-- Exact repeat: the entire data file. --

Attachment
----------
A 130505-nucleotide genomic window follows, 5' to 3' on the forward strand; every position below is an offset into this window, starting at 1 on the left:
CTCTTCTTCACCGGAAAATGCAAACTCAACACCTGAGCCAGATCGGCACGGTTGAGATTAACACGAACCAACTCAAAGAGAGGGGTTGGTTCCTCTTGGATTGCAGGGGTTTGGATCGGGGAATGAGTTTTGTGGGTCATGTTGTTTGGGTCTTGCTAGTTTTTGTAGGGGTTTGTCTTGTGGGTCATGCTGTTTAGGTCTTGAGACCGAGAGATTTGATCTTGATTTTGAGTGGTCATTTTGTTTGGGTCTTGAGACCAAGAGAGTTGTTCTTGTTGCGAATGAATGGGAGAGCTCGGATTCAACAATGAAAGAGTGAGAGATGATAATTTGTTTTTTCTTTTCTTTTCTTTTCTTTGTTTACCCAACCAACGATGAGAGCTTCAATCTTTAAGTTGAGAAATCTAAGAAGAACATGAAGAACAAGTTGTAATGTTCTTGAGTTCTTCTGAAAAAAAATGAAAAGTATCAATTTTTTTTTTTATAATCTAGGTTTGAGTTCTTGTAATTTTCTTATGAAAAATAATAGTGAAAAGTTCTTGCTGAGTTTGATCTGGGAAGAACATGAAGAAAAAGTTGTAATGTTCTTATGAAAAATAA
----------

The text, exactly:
A 130505-nucleotide genomic window follows, 5' to 3' on the forward strand; every position below is an offset into this window, starting at 1 on the left:
CTCTTCTTCACCGGAAAATGCAAACTCAACACCTGAGCCAGATCGGCACGGTTGAGATTAACACGAACCAACTCAAAGAGAGGGGTTGGTTCCTCTTGGATTGCAGGGGTTTGGATCGGGGAATGAGTTTTGTGGGTCATGTTGTTTGGGTCTTGCTAGTTTTTGTAGGGGTTTGTCTTGTGGGTCATGCTGTTTAGGTCTTGAGACCGAGAGATTTGATCTTGATTTTGAGTGGTCATTTTGTTTGGGTCTTGAGACCAAGAGAGTTGTTCTTGTTGCGAATGAATGGGAGAGCTCGGATTCAACAATGAAAGAGTGAGAGATGATAATTTGTTTTTTCTTTTCTTTTCTTTTCTTTGTTTACCCAACCAACGATGAGAGCTTCAATCTTTAAGTTGAGAAATCTAAGAAGAACATGAAGAACAAGTTGTAATGTTCTTGAGTTCTTCTGAAAAAAAATGAAAAGTATCAATTTTTTTTTTTATAATCTAGGTTTGAGTTCTTGTAATTTTCTTATGAAAAATAATAGTGAAAAGTTCTTGCTGAGTTTGATCTGGGAAGAACATGAAGAAAAAGTTGTAATGTTCTTATGAAAAATAA